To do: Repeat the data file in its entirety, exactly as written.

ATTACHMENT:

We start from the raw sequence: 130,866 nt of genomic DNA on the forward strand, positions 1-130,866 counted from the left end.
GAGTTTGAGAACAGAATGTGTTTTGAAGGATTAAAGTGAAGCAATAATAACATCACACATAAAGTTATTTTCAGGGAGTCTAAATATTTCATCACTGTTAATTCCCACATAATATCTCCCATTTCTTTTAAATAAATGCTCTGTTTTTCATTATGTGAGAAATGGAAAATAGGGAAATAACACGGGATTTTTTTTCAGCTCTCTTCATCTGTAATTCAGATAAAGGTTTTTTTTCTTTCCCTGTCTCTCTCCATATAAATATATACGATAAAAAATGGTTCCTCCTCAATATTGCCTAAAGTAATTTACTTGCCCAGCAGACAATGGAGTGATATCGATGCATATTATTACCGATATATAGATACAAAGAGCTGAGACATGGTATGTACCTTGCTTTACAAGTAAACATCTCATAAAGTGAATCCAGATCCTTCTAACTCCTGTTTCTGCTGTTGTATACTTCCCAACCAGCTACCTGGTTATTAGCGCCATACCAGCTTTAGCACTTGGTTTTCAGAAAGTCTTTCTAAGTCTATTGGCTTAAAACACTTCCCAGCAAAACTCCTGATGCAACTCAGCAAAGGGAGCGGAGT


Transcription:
We start from the raw sequence: 130,866 nt of genomic DNA on the forward strand, positions 1-130,866 counted from the left end.
GAGTTTGAGAACAGAATGTGTTTTGAAGGATTAAAGTGAAGCAATAATAACATCACACATAAAGTTATTTTCAGGGAGTCTAAATATTTCATCACTGTTAATTCCCACATAATATCTCCCATTTCTTTTAAATAAATGCTCTGTTTTTCATTATGTGAGAAATGGAAAATAGGGAAATAACACGGGATTTTTTTTCAGCTCTCTTCATCTGTAATTCAGATAAAGGTTTTTTTTCTTTCCCTGTCTCTCTCCATATAAATATATACGATAAAAAATGGTTCCTCCTCAATATTGCCTAAAGTAATTTACTTGCCCAGCAGACAATGGAGTGATATCGATGCATATTATTACCGATATATAGATACAAAGAGCTGAGACATGGTATGTACCTTGCTTTACAAGTAAACATCTCATAAAGTGAATCCAGATCCTTCTAACTCCTGTTTCTGCTGTTGTATACTTCCCAACCAGCTACCTGGTTATTAGCGCCATACCAGCTTTAGCACTTGGTTTTCAGAAAGTCTTTCTAAGTCTATTGGCTTAAAACACTTCCCAGCAAAACTCCTGATGCAACTCAGCAAAGGGAGCGGAGT